The U.S. Forest Service reluctantly transferred administrative duties to the National Park Service when Olympic was upgraded to a National Park in 1938. Principles of road construction were a major difference between the two government agencies. Louter explained that the U.S. Forest Service built roads for multiple uses; recreation, logging, mining and ranching. The new park stewards, the National Park Service, supported an untested concept at Olympic National Park; a roadless park that was a wilderness sanctuary. In 1933 Secretary of the Interior Harold Ickes, one of the National Park Services biggest supporters said, “If I had my way about national parks, I would create one without a road in it. I would have it impenetrable forever to automobiles, a place where man would not try to improve upon God.”
It was 6 pm when I slipped my backpack off my shoulders at Diamond Meadow – elevation 2,692 feet. I had tramped 12.5 miles since noon and gained 2,100 feet on the gently rising trail. Diamond Meadow was a green glen, scoured open by a past snow slide. A small deer was doing a wonderful job keeping the grass mowed. At the edge of the meadow was a flat space under the fir trees where I made camp. I was all alone.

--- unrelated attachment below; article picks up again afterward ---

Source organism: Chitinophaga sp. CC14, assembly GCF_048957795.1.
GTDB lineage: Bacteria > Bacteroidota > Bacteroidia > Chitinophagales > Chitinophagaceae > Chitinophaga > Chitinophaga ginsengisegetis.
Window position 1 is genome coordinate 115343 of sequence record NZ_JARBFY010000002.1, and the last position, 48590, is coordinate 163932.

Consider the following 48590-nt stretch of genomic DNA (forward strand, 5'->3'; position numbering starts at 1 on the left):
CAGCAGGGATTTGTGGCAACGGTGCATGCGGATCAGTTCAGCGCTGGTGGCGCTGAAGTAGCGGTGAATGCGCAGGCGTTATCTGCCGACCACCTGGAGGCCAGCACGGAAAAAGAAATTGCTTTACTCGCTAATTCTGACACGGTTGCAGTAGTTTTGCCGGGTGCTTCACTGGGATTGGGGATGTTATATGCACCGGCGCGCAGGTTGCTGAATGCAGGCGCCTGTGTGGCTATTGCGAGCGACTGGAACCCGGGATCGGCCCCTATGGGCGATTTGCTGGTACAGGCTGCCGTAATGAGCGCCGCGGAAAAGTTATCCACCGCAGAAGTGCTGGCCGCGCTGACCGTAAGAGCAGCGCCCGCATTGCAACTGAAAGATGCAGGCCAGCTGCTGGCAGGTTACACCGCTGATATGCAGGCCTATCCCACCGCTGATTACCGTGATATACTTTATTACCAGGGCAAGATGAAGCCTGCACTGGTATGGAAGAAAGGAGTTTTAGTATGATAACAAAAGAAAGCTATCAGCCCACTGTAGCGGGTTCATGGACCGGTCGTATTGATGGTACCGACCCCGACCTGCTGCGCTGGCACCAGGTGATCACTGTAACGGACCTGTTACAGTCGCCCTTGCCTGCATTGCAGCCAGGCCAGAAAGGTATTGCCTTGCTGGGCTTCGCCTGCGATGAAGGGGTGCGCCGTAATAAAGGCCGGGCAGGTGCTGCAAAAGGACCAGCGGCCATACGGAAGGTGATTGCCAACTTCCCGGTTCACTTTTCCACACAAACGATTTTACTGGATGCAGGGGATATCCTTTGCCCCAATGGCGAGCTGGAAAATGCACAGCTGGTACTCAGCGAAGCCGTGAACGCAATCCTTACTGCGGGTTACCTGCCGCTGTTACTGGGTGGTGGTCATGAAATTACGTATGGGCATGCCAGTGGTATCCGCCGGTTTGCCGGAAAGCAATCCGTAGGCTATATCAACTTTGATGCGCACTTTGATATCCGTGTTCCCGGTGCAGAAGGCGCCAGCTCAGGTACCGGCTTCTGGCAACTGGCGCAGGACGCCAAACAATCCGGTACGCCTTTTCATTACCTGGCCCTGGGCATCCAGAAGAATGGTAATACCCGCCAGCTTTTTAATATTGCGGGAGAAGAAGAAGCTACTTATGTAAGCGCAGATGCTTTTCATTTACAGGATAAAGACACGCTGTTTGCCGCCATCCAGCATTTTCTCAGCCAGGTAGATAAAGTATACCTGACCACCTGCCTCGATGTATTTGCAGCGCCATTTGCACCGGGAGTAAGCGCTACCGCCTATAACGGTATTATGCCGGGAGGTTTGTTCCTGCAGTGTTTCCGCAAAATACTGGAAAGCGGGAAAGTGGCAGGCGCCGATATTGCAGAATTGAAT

Shadows merged and the colors of the forest bled to darkness by the time dinner was eaten. I washed my bowl, hung my food, and lit a small fire. My waterproof bivouac bag lay on the soft forest floor. Inside my bivy was the snug inner cocoon – my pad and sleeping bag. Sitting down and removing my camp slippers, I thrust my stocking feet deep into the sleeping bag, stretched out, and pulled up the outer zipper. Next to my face was a red carpet of fallen needles, sprinkled with twigs, and the tips of green boughs. The ground, so recently suffocating under heavy snow, exhaled with a long moist breath. The fire flicked shadows across the broad tree trunks that ringed my campsite. In the darkness beyond, came a, “thump, thump, thump.” A rolling rock, pushed along the bottom of the rushing river, tumbled downstream until it found a more suitable resting place. The only other sounds were the wind gently swishing the tops of the big firs, and the snapping twigs of the tiny fire.